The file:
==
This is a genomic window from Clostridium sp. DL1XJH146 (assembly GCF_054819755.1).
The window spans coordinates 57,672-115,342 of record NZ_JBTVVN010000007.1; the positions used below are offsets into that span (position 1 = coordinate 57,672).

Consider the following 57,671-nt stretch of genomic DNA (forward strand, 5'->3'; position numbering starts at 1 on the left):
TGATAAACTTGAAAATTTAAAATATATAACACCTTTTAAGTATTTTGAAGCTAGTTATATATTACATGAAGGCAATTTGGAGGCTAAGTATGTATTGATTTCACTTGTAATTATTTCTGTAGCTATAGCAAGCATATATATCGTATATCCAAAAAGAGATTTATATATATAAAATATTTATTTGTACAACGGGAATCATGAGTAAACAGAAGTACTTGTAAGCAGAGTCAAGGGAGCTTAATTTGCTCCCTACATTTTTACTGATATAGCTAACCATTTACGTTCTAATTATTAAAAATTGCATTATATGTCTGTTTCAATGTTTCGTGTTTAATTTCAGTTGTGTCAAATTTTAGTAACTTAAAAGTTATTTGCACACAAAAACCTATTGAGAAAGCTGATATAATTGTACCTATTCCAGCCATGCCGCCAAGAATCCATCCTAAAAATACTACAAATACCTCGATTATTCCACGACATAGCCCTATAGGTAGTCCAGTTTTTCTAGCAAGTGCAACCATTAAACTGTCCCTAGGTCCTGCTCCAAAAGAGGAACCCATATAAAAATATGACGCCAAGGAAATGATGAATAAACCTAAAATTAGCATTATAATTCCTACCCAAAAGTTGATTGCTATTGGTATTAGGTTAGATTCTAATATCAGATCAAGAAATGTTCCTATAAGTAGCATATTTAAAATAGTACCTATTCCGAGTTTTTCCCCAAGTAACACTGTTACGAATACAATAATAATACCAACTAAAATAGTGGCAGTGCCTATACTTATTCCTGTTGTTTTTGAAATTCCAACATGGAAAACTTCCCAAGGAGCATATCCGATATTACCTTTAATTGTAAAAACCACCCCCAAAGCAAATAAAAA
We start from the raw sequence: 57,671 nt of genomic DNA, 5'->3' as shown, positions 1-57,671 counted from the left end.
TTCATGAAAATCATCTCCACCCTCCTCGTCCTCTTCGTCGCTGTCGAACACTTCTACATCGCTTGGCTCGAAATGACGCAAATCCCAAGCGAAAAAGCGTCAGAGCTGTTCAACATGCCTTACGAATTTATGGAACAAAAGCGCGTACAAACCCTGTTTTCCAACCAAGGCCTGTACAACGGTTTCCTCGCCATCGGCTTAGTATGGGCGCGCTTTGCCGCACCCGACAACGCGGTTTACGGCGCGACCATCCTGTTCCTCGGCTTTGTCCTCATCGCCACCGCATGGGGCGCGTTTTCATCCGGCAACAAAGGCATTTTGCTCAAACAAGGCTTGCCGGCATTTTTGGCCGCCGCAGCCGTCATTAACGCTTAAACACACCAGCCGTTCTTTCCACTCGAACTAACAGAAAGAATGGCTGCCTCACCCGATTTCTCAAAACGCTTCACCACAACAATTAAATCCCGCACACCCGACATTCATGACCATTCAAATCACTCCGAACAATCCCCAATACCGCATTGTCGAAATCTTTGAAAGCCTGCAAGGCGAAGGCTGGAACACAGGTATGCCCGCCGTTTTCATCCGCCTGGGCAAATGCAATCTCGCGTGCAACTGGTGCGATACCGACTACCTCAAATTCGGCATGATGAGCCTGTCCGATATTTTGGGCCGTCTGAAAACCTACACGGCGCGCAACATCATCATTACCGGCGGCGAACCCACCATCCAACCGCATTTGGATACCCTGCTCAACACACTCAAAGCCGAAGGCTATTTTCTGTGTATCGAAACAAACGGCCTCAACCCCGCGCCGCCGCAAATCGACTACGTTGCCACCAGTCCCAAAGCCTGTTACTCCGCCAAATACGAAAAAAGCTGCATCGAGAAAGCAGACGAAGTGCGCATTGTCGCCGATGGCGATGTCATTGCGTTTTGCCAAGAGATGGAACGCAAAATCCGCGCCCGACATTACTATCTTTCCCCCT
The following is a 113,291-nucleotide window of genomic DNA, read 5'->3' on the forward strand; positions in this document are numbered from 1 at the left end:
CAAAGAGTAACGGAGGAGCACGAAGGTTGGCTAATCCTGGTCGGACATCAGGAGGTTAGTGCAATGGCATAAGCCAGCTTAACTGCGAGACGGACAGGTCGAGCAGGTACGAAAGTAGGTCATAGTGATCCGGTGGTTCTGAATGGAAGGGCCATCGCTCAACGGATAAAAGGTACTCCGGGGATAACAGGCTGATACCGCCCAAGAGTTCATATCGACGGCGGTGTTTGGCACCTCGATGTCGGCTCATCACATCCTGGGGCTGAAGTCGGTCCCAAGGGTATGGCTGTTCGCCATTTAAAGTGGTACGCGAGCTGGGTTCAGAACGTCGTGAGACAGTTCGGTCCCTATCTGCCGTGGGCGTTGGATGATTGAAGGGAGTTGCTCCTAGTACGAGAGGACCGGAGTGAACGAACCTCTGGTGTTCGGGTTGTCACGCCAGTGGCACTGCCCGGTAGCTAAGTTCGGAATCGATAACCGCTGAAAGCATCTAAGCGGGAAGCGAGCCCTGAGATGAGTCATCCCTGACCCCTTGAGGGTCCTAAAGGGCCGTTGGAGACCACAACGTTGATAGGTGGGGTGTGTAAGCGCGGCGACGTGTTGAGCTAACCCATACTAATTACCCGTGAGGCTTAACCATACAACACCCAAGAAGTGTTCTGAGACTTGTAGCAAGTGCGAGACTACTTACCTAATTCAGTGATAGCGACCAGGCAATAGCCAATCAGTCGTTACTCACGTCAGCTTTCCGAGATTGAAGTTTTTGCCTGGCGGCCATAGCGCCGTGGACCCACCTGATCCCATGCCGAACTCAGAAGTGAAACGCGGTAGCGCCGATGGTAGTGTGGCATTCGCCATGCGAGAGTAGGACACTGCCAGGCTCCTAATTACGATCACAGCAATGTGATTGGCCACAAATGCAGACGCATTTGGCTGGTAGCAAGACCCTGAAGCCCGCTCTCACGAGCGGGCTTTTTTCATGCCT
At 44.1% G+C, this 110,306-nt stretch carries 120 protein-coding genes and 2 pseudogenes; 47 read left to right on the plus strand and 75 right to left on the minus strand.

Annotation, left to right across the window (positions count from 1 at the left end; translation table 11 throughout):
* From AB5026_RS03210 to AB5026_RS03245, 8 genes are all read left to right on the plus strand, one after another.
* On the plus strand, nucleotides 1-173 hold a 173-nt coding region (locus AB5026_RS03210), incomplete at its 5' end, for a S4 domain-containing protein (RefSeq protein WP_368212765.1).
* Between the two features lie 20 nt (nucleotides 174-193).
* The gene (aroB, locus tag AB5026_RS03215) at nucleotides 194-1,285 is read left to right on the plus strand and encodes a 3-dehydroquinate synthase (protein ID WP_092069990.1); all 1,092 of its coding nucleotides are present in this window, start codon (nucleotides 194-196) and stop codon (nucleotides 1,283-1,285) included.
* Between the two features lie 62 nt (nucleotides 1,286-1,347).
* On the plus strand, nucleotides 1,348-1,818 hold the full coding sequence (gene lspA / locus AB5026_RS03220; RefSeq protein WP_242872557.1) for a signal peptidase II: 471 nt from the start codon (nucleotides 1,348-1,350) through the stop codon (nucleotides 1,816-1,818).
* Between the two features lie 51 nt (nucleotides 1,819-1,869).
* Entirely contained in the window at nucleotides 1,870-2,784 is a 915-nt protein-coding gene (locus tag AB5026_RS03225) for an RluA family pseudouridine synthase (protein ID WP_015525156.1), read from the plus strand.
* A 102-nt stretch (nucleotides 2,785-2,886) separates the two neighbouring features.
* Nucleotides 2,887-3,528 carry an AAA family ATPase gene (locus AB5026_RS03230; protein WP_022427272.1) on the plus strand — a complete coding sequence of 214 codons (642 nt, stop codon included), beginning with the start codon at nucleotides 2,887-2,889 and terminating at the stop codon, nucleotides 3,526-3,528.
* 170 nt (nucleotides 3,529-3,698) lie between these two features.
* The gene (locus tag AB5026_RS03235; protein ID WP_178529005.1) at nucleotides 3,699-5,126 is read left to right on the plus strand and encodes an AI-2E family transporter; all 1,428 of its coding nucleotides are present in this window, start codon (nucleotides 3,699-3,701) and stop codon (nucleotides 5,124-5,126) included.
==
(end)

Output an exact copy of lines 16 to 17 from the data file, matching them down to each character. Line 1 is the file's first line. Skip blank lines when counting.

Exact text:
* On the plus strand, nucleotides 1,348-1,818 hold the full coding sequence (gene lspA / locus AB5026_RS03220; RefSeq protein WP_242872557.1) for a signal peptidase II: 471 nt from the start codon (nucleotides 1,348-1,350) through the stop codon (nucleotides 1,816-1,818).
* Between the two features lie 51 nt (nucleotides 1,819-1,869).